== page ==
Around ten of London’s 73 parliamentary seats could change hands at the general election, according to a new opinion poll and local soundings taken by the Evening Standard newspaper.
The findings underlines that Labour is on course to be the biggest loser in the capital on 8 June, suggesting that at least four of its 45 seats and possibly as many as nine could fall to Conservatives.
The Tories, who won 27 London seats in 2015, are said to be in danger of losing Twickenham to a comeback by Liberal Democrat Sir Vince Cable, who was defeated there by Tania Mathias two years ago. Other Lib-Dem-Tory marginals in the suburban south-west, including Richmond Park which the Lib Dems sensationally relieved the Tories of at a by-election in December, are judged too close to call at this stage.
The poll, conducted by YouGov, puts Labour ahead of the Conservatives by five percentage points in London as a whole (41%-36%), compared with the nine-point vote share superiority they secured at the last general election, in 2015 (44%-35%). In stark contrast, national polls put the Conservatives well ahead of Labour.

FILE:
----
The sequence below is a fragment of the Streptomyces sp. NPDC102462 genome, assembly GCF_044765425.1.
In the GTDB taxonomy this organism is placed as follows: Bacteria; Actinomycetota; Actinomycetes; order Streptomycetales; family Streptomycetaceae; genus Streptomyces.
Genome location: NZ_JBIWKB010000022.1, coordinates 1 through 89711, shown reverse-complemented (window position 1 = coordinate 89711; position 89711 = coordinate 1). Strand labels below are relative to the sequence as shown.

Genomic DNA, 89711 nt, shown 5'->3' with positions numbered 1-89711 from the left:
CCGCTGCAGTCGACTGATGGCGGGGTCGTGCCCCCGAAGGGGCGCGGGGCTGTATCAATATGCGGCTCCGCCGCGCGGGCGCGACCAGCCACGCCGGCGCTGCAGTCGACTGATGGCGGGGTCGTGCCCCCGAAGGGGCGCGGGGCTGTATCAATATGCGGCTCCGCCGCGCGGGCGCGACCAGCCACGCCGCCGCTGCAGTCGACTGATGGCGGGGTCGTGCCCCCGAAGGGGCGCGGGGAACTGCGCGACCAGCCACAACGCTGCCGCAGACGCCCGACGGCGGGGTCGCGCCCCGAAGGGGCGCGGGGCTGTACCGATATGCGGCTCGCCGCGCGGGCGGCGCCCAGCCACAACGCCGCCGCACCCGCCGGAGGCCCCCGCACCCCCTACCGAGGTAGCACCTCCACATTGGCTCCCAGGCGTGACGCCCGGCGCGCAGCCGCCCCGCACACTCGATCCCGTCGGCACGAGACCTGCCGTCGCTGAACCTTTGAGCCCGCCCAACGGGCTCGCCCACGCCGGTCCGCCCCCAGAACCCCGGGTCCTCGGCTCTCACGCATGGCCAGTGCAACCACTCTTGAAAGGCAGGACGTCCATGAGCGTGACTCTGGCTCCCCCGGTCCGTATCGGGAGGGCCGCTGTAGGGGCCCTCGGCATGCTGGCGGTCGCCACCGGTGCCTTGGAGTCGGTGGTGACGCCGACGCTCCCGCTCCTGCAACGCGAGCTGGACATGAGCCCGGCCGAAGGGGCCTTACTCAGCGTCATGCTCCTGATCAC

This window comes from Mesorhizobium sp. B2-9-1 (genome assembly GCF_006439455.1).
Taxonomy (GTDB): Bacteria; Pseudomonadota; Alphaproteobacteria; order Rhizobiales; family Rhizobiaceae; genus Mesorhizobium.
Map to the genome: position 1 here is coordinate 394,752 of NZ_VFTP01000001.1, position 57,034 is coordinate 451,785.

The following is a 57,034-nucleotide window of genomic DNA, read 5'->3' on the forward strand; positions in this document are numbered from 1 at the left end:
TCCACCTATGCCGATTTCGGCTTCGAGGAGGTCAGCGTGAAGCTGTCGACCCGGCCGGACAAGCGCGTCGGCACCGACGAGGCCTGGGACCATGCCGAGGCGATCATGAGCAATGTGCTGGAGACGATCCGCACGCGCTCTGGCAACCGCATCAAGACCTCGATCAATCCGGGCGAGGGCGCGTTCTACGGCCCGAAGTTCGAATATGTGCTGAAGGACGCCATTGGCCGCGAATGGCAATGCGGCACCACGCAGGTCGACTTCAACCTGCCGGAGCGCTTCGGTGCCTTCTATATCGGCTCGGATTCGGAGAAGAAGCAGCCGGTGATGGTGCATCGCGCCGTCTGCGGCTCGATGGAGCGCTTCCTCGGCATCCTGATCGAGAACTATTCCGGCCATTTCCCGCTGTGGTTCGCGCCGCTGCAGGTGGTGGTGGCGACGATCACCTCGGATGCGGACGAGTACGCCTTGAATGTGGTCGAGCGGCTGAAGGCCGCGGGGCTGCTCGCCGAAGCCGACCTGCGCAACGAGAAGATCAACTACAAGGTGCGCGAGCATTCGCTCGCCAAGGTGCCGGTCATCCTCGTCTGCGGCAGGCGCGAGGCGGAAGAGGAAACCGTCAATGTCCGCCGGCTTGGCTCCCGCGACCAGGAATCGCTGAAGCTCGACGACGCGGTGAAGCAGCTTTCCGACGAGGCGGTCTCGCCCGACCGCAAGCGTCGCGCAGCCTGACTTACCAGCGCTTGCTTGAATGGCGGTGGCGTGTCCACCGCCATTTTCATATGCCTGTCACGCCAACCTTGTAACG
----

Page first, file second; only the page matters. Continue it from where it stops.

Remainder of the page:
The London poll also shows a recovery in the Lib Dems’ popularity, giving them 14 points compared with an 8% vote share two years ago, and Ukip declining to 6% from 8%. The extent to which Ukip supporters switch to the Conservatives is thought key to the outcome in some of the Tories’ Labour targets.
The Labour seats thought to be at greatest risk from Tories are Ealing Central and Acton, Ilford North, Enfield North and Brentford and Isleworth, followed by Harrow West, Westminster North, Hampstead and Kilburn, Eltham and possibly Dagenham and Rainham, where Ukip came second in 2015. Labour’s Neil Coyle, defending Bermondsey and Old Southwark, is described as being “slightly ahead” of Sir Simon Hughes, another Lib Dem trying to make a comeback.
The new opinion poll indicates a long-term trend broadly consistent with that found by a YouGov poll conducted for Queen Mary University of London at the end of March. That showed the Conservatives to have closed the gap on Labour in London to three points, compared with a substantial 16 points one year before. The Lib Dems had doubled their support to 14% during that period while Ukip’s had declined from 13% to 9%.
The Standard’s coverage of the new You Gov poll is here.